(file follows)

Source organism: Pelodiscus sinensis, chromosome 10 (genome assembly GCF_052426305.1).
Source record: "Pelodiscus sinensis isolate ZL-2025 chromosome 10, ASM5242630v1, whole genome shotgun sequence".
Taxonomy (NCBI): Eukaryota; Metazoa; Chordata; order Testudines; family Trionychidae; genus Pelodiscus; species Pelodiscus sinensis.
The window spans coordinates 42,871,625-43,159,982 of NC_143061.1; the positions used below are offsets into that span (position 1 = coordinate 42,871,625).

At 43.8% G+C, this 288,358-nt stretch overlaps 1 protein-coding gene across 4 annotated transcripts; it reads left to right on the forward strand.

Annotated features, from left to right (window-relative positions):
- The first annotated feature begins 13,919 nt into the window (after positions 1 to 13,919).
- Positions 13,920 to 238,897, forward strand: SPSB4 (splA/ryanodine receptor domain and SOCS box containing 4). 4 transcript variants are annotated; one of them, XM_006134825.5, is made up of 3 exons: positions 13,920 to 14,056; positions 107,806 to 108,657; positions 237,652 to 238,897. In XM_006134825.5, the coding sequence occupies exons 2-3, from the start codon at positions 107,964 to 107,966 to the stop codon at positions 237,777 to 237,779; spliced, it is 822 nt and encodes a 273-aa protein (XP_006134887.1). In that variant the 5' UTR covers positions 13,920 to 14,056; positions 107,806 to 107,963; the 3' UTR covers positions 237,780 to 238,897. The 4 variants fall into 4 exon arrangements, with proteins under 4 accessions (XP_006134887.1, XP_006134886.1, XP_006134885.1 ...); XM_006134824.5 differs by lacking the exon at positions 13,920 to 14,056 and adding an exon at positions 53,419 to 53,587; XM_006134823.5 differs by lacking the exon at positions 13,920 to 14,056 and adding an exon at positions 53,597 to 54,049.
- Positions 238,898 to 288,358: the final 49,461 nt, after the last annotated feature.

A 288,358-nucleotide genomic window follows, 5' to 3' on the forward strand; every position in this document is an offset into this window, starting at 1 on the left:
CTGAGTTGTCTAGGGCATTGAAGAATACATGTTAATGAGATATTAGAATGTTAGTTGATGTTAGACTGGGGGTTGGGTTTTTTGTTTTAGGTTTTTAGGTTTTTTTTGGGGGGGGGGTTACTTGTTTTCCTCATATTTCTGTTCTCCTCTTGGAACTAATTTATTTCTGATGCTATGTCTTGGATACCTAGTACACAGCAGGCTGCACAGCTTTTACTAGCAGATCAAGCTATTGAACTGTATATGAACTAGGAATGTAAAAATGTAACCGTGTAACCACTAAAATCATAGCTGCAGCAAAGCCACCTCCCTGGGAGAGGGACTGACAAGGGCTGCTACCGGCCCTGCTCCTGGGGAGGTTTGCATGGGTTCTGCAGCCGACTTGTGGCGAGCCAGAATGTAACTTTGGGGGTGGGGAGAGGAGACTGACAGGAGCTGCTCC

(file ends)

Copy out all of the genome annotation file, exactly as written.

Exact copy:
Source organism: Pelodiscus sinensis, chromosome 10 (genome assembly GCF_052426305.1).
Source record: "Pelodiscus sinensis isolate ZL-2025 chromosome 10, ASM5242630v1, whole genome shotgun sequence".
Taxonomy (NCBI): Eukaryota; Metazoa; Chordata; order Testudines; family Trionychidae; genus Pelodiscus; species Pelodiscus sinensis.
The window spans coordinates 42,871,625-43,159,982 of NC_143061.1; the positions used below are offsets into that span (position 1 = coordinate 42,871,625).

At 43.8% G+C, this 288,358-nt stretch overlaps 1 protein-coding gene across 4 annotated transcripts; it reads left to right on the forward strand.

Annotated features, from left to right (window-relative positions):
- The first annotated feature begins 13,919 nt into the window (after positions 1 to 13,919).
- Positions 13,920 to 238,897, forward strand: SPSB4 (splA/ryanodine receptor domain and SOCS box containing 4). 4 transcript variants are annotated; one of them, XM_006134825.5, is made up of 3 exons: positions 13,920 to 14,056; positions 107,806 to 108,657; positions 237,652 to 238,897. In XM_006134825.5, the coding sequence occupies exons 2-3, from the start codon at positions 107,964 to 107,966 to the stop codon at positions 237,777 to 237,779; spliced, it is 822 nt and encodes a 273-aa protein (XP_006134887.1). In that variant the 5' UTR covers positions 13,920 to 14,056; positions 107,806 to 107,963; the 3' UTR covers positions 237,780 to 238,897. The 4 variants fall into 4 exon arrangements, with proteins under 4 accessions (XP_006134887.1, XP_006134886.1, XP_006134885.1 ...); XM_006134824.5 differs by lacking the exon at positions 13,920 to 14,056 and adding an exon at positions 53,419 to 53,587; XM_006134823.5 differs by lacking the exon at positions 13,920 to 14,056 and adding an exon at positions 53,597 to 54,049.
- Positions 238,898 to 288,358: the final 49,461 nt, after the last annotated feature.

A 288,358-nucleotide genomic window follows, 5' to 3' on the forward strand; every position in this document is an offset into this window, starting at 1 on the left:
CTGAGTTGTCTAGGGCATTGAAGAATACATGTTAATGAGATATTAGAATGTTAGTTGATGTTAGACTGGGGGTTGGGTTTTTTGTTTTAGGTTTTTAGGTTTTTTTTGGGGGGGGGGTTACTTGTTTTCCTCATATTTCTGTTCTCCTCTTGGAACTAATTTATTTCTGATGCTATGTCTTGGATACCTAGTACACAGCAGGCTGCACAGCTTTTACTAGCAGATCAAGCTATTGAACTGTATATGAACTAGGAATGTAAAAATGTAACCGTGTAACCACTAAAATCATAGCTGCAGCAAAGCCACCTCCCTGGGAGAGGGACTGACAAGGGCTGCTACCGGCCCTGCTCCTGGGGAGGTTTGCATGGGTTCTGCAGCCGACTTGTGGCGAGCCAGAATGTAACTTTGGGGGTGGGGAGAGGAGACTGACAGGAGCTGCTCC